Outdoors: Sylvania native touts Detroit River's walleye wealth

·5 min read

Mar. 22—DETROIT — As Spencer Berman looked out across the frozen and forbidding wide vein of water that separates this U.S. automotive industry capital from the Canadian city of Windsor a month ago, it was as if the Sylvania native and experienced Detroit River guide could see through that opaque platform of ice.

"I'm really expecting it will be a great run this spring," Berman said, "and it's not so much due to the fact there wasn't much fishing last year because of the pandemic, but it's just that the walleye numbers in Lake Erie are so high and a lot of those fish move in here to spawn."

The Detroit River, with its strong current and deep trough, supplies as much as 90 percent of the water for Lake Erie, serving as the conduit for the cold, clear flow from the Upper Great Lakes. While legions of walleye choose to spawn on Lake Erie's reefs and a much smaller number move up the Maumee and Sandusky rivers for this annual spring ritual, the Detroit River attracts walleye in huge numbers and considerable size.

"There are usually so many quality fish in there every spring — loads of five-to-seven pounders — and those things are a ball to catch jigging," Berman said. "It is not a stretch at all to say we are expecting big things. It's a safe bet that there will be loads of walleye caught this spring, and plenty of big fish in the mix."

Berman said the 2021 walleye spring run on the Detroit River is accompanied by an overdose of anticipation since much of last year's prime fishing days were lost due to state-mandated virus-related restrictions that some viewed as Draconian.

"I think everybody is antsy to get out there, especially since we lost about five weeks of fishing last spring," the Northview grad said. "Not only did they shut down guiding, but they also shut down all boating for a while. Never in a million years did I think I wouldn't be able to go out and fish in my boat, alone, but that's what we had to deal with here."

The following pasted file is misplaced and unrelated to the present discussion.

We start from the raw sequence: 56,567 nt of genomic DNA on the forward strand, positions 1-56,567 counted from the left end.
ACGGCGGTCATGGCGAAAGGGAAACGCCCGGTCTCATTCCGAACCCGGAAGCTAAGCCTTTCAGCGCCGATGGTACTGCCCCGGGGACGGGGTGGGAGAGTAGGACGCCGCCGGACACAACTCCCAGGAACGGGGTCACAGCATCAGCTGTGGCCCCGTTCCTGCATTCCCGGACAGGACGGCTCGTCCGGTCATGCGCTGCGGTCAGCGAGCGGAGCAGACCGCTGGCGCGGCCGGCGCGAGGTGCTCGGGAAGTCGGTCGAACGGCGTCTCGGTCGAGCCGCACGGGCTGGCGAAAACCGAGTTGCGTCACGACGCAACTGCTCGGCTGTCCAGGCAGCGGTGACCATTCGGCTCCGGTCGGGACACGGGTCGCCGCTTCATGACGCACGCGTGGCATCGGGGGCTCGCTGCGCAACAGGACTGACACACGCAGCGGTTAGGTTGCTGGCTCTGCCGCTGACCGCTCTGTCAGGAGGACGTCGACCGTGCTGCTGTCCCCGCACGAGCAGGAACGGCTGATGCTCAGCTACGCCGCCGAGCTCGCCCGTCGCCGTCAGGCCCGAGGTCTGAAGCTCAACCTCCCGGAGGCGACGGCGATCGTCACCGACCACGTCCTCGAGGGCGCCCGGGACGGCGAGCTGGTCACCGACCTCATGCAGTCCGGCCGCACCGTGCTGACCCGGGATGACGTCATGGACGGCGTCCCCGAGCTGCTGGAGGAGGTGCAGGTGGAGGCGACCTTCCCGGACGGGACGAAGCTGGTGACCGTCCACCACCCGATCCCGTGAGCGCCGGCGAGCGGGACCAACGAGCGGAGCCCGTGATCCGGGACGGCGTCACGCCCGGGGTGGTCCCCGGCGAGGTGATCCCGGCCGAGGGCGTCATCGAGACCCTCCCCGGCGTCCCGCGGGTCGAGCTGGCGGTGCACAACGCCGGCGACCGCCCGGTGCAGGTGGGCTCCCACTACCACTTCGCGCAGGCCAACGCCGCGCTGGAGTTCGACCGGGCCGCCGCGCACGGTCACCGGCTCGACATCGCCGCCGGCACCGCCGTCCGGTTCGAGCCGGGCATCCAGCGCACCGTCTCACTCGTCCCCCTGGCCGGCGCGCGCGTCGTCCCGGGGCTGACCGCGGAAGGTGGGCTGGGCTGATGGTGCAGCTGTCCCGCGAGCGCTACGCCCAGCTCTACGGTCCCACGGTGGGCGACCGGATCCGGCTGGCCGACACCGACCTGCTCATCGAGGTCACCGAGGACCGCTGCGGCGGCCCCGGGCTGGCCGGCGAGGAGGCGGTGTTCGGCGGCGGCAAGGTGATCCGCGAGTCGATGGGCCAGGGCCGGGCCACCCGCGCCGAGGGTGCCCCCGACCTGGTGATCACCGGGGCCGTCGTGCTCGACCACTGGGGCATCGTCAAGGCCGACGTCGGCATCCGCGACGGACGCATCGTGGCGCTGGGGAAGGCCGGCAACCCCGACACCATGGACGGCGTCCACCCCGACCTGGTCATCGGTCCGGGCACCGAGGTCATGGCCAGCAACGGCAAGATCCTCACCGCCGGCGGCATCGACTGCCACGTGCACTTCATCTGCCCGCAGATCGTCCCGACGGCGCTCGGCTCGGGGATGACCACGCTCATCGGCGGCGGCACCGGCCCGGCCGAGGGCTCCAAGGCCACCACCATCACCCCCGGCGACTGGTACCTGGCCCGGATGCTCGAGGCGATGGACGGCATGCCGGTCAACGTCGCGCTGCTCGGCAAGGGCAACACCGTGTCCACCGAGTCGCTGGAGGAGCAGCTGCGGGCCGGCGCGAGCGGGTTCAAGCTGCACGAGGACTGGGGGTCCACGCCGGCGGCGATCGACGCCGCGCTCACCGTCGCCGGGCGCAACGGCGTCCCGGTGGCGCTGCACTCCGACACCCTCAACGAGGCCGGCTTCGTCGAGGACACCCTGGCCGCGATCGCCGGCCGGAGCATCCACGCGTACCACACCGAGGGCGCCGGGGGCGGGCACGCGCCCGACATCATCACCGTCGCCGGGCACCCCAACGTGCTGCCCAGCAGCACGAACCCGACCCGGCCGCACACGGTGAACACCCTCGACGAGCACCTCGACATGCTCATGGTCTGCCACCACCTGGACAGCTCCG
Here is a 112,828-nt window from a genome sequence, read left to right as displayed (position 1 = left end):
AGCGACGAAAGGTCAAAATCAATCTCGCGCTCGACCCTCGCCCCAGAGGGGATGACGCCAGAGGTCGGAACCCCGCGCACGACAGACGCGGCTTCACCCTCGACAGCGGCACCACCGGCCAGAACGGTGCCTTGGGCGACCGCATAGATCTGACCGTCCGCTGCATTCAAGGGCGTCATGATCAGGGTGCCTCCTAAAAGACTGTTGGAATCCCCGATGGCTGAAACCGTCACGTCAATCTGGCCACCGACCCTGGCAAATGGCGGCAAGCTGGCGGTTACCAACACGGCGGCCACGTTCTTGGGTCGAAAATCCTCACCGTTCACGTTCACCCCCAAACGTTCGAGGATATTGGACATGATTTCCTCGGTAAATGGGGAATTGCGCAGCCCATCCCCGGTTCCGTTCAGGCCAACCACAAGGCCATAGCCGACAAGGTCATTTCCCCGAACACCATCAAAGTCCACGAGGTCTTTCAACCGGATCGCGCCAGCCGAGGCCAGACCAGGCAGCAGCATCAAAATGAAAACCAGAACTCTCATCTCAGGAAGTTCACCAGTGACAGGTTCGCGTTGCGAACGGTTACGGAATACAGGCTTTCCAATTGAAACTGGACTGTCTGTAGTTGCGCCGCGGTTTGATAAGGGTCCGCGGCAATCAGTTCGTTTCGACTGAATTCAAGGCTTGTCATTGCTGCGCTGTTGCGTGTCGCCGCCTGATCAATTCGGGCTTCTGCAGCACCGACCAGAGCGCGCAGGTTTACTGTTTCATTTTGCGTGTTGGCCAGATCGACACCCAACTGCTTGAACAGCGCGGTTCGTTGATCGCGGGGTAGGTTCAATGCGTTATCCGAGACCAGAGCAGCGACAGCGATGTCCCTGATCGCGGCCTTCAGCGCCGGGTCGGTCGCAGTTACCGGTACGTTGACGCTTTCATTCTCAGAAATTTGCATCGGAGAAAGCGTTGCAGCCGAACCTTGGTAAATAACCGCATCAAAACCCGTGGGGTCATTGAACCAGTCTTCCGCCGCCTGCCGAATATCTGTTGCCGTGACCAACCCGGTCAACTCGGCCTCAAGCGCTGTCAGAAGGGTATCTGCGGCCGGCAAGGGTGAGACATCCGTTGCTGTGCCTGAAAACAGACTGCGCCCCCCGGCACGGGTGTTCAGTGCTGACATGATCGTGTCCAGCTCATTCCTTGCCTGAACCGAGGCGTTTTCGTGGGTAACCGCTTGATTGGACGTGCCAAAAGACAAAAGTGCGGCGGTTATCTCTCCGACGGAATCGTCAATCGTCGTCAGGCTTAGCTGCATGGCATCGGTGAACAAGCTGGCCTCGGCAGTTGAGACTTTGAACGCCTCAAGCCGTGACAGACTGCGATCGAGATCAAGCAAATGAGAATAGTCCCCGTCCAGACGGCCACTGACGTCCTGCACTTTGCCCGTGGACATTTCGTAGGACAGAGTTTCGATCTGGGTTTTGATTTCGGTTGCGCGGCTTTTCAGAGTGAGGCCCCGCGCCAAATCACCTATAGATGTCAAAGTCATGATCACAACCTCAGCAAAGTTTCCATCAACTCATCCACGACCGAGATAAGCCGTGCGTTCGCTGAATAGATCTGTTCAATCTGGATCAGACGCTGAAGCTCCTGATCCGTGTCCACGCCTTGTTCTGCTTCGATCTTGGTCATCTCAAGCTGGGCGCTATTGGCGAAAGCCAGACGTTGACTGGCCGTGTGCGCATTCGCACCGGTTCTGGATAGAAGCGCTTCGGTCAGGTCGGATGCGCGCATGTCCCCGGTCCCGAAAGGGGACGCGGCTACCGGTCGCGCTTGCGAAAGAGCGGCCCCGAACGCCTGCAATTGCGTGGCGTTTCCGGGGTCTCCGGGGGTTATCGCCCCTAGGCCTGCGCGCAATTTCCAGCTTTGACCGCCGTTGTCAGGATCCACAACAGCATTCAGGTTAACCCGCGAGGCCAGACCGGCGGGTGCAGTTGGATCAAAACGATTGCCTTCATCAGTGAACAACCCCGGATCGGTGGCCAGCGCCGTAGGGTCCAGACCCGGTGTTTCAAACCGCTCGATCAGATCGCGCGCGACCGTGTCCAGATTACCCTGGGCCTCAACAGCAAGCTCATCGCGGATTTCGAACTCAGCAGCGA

Berman said the biggest obstacle he expects to face this spring is the international border with Ontario remaining closed. Since the boundary demarcation is an invisible line slicing down the middle of the river, the wind and current can combine to make it very tough to avoid wandering into Canadian waters.

"That border closing is a serious issue since the fish don't pay any attention to where the line is," Berman said, adding that he customarily has his clients purchase a one-day Ontario fishing license in addition to their Michigan license so he can work multiple areas that historically have been productive.

"I guess I can understand them wanting to restrict people coming into Canada, but I'd like to see it relaxed a bit so we can at least go into their side of the river and stay in the water," he said. "You are in the outdoors and it is not the ideal environment for this virus when you factor in the chilly air, the wind, and all of that cold water."

Berman, who is a former world champion muskie fisherman and focuses exclusively on that species when he moves his guiding operation to Lake St. Clair in June, said he plans to start taking clients out on the Detroit River to pursue walleye later this week.

"It is amazing to watch, but regardless of the weather and if we have a hard winter or an easier winter, we always seem to start fishing the walleye run at about the same time — last week of March," he said. "It seems like those fish start running when nature tells them to, and it's right about the same time every spring. And this year, I think Erie will be pushing a lot of fish up that river."

Berman said many of his spring walleye fishing clients come to the Detroit River to avoid the crowded wading conditions they have encountered on the Maumee River or the fickle nature of a wind-whipped Lake Erie.

"This river provides a lot of favorable circumstances for fishermen since you are not wading and you are in a boat where you are much more protected than out on Lake Erie," he said. "And it is not trolling like a lot of guys are doing on Lake Erie — this is all rod-in-hand fishing, and a lot of people put a premium on that."

Berman, who can be contacted at 419-410-0498 or via his spencersanglingadv.com website, said that after decades on this waterway, he is convinced the Detroit River walleye run is unmatched anywhere in the country and that it dwarfs the run on the Maumee.

"Numbers-wise, I think this run is probably hundreds of times as many fish," Berman said. "When this turns on, we are just hammering the walleyes and getting limits that can average 8 pounds or more. You don't see anything like that on the Maumee. The volume of fish and the number of big fish you see in this run — it's just amazing."

Detroit River tackle: Toledo-area tackle supplier Netcraft has developed a special walleye jig designed for the Detroit River's deep water and strong current. The Proeye Walleye Jig comes in a variety of color patterns and is equipped with 3-D living eyes and a 4/0 Eagle Claw "Lil Nasty" black nickel sickle hook. The lure head is balanced so the jig fishes horizontally to keep it in the prime strike zone.

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